All in all, a fast, fun, clean, delightful collection of more stories about our favorite characters, and who doesn't like that?

The Husband's Secret, Liane Moriarty

I listened to this as an audio book. I'm not sure I can fit it into any category for the 2016 challenge, but this is the same author as "What Alice Forgot" and I'd heard good things about this one too.

I didn't like this one as much. Too much preoccupation with sex. And quite a bit more swearing than I am happy with. I think when I read the book with my eyes, I can skim over more of that stuff, but when you're listening to it, it's just there-and with expression too!

Aside from that, though, there were many things that make you think, which is what I liked about What Alice Forgot, but this one wasn't quite as compelling. There were 3 different narrators going on and their lives sort of intertwined and sort of didn't. It was slightly predictable in some ways but not in other ways. One question that was raised was, if you do something horribly wrong, but then live the rest of your life as close to being a Saint as you can, does that absolve you of your wrong doing? Are all your good deeds done afterwards invalid because you once did something bad? How do you weigh your good decisions against your bad ones? Can you choose your own penance if you "get away with it"? Or will Karma come to get you in the end? And if you stumble upon someone else's secret, what is your role in keeping it or encouraging the person to confess? What if confession means dissolving everything you know in your life and ruining everything-and you don't feel you deserve that because you didn't know about the secret until you were way too far along with the rest of life? Can people be forgiven? Can people change? What is the price of that? Is harboring ill feelings a benefit in any way? Does it ever end well when you sit and stew on a wrong someone has done you?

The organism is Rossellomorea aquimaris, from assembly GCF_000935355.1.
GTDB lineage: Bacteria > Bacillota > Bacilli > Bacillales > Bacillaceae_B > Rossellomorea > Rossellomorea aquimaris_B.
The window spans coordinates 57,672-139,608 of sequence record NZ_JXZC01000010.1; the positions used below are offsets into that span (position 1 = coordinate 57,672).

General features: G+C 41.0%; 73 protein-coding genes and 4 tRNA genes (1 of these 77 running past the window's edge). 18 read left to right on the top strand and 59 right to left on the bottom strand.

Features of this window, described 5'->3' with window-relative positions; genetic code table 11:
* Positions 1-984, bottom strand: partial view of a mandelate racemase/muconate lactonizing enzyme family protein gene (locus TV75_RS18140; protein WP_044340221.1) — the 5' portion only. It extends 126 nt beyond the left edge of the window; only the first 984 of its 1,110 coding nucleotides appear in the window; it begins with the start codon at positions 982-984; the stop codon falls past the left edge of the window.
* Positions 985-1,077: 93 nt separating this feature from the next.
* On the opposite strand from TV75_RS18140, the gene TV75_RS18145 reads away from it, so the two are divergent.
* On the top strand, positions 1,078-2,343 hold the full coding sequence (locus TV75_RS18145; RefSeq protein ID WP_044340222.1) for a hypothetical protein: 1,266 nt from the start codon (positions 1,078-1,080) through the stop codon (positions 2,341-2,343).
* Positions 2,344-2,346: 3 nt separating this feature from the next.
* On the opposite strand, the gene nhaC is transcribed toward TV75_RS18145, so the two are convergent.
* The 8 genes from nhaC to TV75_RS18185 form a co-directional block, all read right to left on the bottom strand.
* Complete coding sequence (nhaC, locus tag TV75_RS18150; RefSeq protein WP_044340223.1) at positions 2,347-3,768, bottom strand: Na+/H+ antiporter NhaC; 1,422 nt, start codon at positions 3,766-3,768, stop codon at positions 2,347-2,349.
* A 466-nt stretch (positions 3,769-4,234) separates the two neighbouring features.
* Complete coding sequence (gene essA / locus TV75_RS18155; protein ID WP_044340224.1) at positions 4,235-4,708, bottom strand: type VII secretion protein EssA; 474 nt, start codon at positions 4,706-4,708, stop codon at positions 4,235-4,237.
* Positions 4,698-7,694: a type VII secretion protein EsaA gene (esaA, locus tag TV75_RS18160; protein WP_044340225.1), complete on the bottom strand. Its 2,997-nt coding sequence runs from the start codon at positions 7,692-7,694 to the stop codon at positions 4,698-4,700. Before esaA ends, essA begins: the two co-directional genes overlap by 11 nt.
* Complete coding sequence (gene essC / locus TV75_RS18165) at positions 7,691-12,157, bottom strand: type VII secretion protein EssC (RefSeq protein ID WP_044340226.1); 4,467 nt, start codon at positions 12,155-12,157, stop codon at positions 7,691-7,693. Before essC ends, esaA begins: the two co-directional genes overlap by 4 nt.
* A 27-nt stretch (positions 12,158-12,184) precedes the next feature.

She also deals with the concept of love and how we love people based on the knowledge we have of them and how new knowledge, even unpleasant knowledge sometimes doesn't change the fact that we still love them. And the difference between new, exciting love and married for over 10 years love. She explores why we feel this comfortable love is boring and lacking, but how you can change your perception and it becomes something that is different, but not lacking. That just because you've lost that newlywed spark of excitement doesn't mean that you've fallen out of love. And how easy it is to fall in love with someone-but it's the STAYING in love that takes a conscious effort.

Then the epilogue. I don't know if it makes things better or worse! She points out, rightfully so, that we don't know all the parts of the story. We don't know the what if's of life. There are many things, that had we had full disclosure earlier in life, would have completely changed the course of our lives and the way we look at things. I think that is an interesting concept to ponder on its own, but presented as an epilogue with information that only the reader gets, but the characters don't (for the most part), seems rather unfair to those poor fictional characters who have been tormented by their fictional lives.

As for the performance of the narrator, she was absolutely WONDERFUL. Beautiful light Australian accent (I feel I could have picked up a little authenticity for my own future impressions), and she did a delightfully convincing job with the little girl, Esther's, speech impediment.

I think I give this one a solid 3.